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Old 02-25-2019, 04:27 PM
 
12,921 posts, read 29,871,699 times
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Quote:
Originally Posted by blazerj View Post
Clinton is in Hunterdon County, which has great schools and is pretty quiet and peaceful (except during commutes on 78 & 22).

The town itself is cute and enjoyable and the surrounding area is mostly farms/ neighborhoods. It’s similar to the suburban Lehigh Valley. The benefit of the LV is that it’s cheaper and the benefit of the Clinton area is that it’s closer to NYC. We looked for houses in both areas, but thought Clinton was a little too rural (although it depends on exactly where you are). There is a Walmart/ ShopRite plaza and not much else, until you go to Phillipsburg or Bridgewater (15-20!min in either direction), but again it depends on exactly where you are.

Phillipsburg is in Warren County and the schools are reportedly not great, but there are some nice neighborhoods in the area. The town of Phillipsburg is like if Easton never got nicer.

In terms of good school districts and wealthy areas in the LV, basically all of the suburban school districts are fine (roughly the same) and the city ones seem fine after talking to people that send their kids there, but require more parental involvement. (they get dinged on online reviews because of the socioeconomic status of the students).

I’d say the same for wealth. I’d be surprised to find a suburban town within a 15 min drive of A, B, or E that doesn’t have at least one $700+ neighborhood.
I disagree with the bolded part - City schools get dinged because their scores are low, and the socioeconomic status is a big part of why the scores are low. You can get a look at schools here and compare them. https://futurereadypa.org/#
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Old 03-07-2019, 08:03 PM
 
561 posts, read 420,069 times
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Still try to find a good location closed to NJ/border.



Cetronia, Macungie, Emmaus, Center Valley, Williams, Chestnut hill-forks-Zucksville, are TOP choices?




See a house at 207 Frost Hollow Rd at easton selling $259K -- $480 monthly tax, 7-score Forks El school
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Old 03-11-2019, 09:17 PM
 
482 posts, read 354,206 times
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Quote:
Originally Posted by bluewin888 View Post
Still try to find a good location closed to NJ/border.



Cetronia, Macungie, Emmaus, Center Valley, Williams, Chestnut hill-forks-Zucksville, are TOP choices?




See a house at 207 Frost Hollow Rd at easton selling $259K -- $480 monthly tax, 7-score Forks El school

If you don't mind being on a busy road...
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Old 03-15-2019, 02:41 PM
 
Location: Deep in the Woods
2,763 posts, read 3,019,186 times
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I'm familiar with both areas. Basically:

Lehigh Valley Pros: lower taxes, slightly cheaper homes, newer homes (in general), better shopping and restaurants, more diversity (this can be a pro or con, depending)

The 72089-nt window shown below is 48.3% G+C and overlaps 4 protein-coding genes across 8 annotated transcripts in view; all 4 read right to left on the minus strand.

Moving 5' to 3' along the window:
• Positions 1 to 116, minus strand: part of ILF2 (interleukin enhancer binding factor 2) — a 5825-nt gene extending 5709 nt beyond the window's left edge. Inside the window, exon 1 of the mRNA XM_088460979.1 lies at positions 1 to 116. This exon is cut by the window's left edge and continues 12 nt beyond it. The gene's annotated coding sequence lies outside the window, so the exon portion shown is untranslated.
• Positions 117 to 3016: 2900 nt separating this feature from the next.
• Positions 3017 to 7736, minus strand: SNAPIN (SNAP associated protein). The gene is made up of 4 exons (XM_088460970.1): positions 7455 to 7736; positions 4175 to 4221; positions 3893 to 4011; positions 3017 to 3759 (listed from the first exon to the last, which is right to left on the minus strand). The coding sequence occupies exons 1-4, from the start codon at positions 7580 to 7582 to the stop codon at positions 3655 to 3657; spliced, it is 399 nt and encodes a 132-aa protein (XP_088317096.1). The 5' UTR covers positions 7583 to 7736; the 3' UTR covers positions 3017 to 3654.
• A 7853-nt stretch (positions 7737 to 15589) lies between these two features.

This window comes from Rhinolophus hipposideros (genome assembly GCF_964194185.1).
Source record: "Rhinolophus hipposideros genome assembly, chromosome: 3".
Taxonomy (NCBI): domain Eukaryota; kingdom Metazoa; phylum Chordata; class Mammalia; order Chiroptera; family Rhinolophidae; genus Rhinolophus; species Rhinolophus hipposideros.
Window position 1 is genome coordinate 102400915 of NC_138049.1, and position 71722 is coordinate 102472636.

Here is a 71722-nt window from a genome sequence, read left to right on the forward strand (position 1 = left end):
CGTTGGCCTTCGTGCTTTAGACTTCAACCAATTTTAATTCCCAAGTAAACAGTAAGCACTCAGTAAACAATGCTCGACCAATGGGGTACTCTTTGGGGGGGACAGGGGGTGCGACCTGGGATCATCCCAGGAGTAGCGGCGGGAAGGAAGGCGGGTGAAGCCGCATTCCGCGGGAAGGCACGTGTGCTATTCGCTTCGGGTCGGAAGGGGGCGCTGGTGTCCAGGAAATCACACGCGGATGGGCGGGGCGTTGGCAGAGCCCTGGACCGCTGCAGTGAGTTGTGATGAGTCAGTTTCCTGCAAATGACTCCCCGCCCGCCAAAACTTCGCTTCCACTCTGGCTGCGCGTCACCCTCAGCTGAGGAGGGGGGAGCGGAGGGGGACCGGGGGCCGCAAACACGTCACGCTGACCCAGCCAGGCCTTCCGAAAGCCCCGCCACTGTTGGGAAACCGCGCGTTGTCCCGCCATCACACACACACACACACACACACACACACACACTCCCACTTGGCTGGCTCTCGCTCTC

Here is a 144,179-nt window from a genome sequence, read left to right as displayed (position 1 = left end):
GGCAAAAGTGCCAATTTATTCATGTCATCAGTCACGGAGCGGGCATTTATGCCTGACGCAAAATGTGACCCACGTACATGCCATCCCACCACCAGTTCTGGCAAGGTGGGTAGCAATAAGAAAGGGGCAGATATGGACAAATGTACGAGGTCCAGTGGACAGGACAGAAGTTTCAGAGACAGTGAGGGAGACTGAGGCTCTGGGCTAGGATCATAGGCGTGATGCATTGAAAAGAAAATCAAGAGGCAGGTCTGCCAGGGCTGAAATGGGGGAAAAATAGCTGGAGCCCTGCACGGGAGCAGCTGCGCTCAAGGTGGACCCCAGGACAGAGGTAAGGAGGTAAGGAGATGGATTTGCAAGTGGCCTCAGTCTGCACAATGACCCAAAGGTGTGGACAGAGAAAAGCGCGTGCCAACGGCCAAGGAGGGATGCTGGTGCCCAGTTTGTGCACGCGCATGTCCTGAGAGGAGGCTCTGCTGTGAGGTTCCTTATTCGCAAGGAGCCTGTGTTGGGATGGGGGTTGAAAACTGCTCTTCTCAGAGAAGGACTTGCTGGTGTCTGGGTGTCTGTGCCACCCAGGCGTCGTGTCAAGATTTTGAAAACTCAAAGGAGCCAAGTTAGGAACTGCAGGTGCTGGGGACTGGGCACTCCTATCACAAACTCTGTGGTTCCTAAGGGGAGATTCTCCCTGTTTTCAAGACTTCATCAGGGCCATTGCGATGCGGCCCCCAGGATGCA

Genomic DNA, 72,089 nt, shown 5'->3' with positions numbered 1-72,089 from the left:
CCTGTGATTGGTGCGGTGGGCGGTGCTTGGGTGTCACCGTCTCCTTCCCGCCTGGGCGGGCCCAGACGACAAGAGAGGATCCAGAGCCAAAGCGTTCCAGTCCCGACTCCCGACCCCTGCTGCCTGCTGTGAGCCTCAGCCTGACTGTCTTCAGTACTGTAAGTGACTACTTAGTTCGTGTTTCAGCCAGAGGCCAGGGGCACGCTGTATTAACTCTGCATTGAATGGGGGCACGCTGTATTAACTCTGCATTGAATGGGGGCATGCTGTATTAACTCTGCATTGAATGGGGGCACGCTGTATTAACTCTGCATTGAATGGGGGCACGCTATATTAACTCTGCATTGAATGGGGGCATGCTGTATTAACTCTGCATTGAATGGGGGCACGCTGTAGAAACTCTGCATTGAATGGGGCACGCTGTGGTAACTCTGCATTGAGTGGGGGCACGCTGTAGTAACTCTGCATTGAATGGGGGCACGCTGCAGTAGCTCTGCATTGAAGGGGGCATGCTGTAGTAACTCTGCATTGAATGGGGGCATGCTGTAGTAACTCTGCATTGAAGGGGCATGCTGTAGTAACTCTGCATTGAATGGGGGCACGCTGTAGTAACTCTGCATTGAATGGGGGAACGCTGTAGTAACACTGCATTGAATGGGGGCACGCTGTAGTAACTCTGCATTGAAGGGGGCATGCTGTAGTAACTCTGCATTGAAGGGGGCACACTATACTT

Lehigh Valley cons: more industrial areas, less educated people, less varied restaurants (more meat and beer, less poke bowls and sushi), further from NYC, more crime

Clinton/Phillipsburg I-78 corridor pros: closer to NYC, more rural/exurban, generally more educated population, lower crime, closer to the Shore

Clinton/Phillipsburg I-78 corridor cons: higher taxes, older houses, less shopping areas (no real mall to speak of), area is clogged with commuters during the week, and tourists on the weekend from northeast NJ many of whom are not friendly.

I'd add that I'm not sure if you are an outdoorsman, but Lehigh Valley is/was mostly farmland. Its not a forest based area, suburban land was farmland before it was houses, not forest. I have to travel north to the Poconos to get to the dense forest. Clinton/Phillipsburg is a mixture of both- there are more opportunities with dense forested areas to camp, fish, swim in a lake, etc. In other words, more forested parkland in NJ (surprisingly). I find myself traveling east into NJ to be in the woods sometimes, which is not something you hear often.

Last edited by toobusytoday; 03-15-2019 at 04:09 PM.. Reason: removed/replaced offensive term
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Old 03-16-2019, 03:35 AM
 
2,834 posts, read 4,953,645 times
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Quote:
Originally Posted by toobusytoday View Post
I disagree with the bolded part - City schools get dinged because their scores are low, and the socioeconomic status is a big part of why the scores are low. You can get a look at schools here and compare them. https://futurereadypa.org/#
Which is why the parents need to be more involved. My friends (and random parents that I speak to) all day that what happens at the “urban” schools is that there are groups of kids who are all in AP/ Honors classes and do very well and they hang out together. The schools look bad for the reasons you say, but we need to look at the distribution of test scores as opposed to the average to see if what I’m hearing is true.

Also, there are very nice neighborhoods that go to the urban schools (e.g. the development where Manor road intersects with Hecktown road has $1M+ homes and goes to the BASD).
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Old 04-30-2019, 03:50 PM
 
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My wife and I live in Clinton, NJ now and will be moving to Lehigh Valley next year when our lease is up. Clinton is really nice, but there's not much there besides the walkable, but small downtown and the Walmart/ShopRite plaza.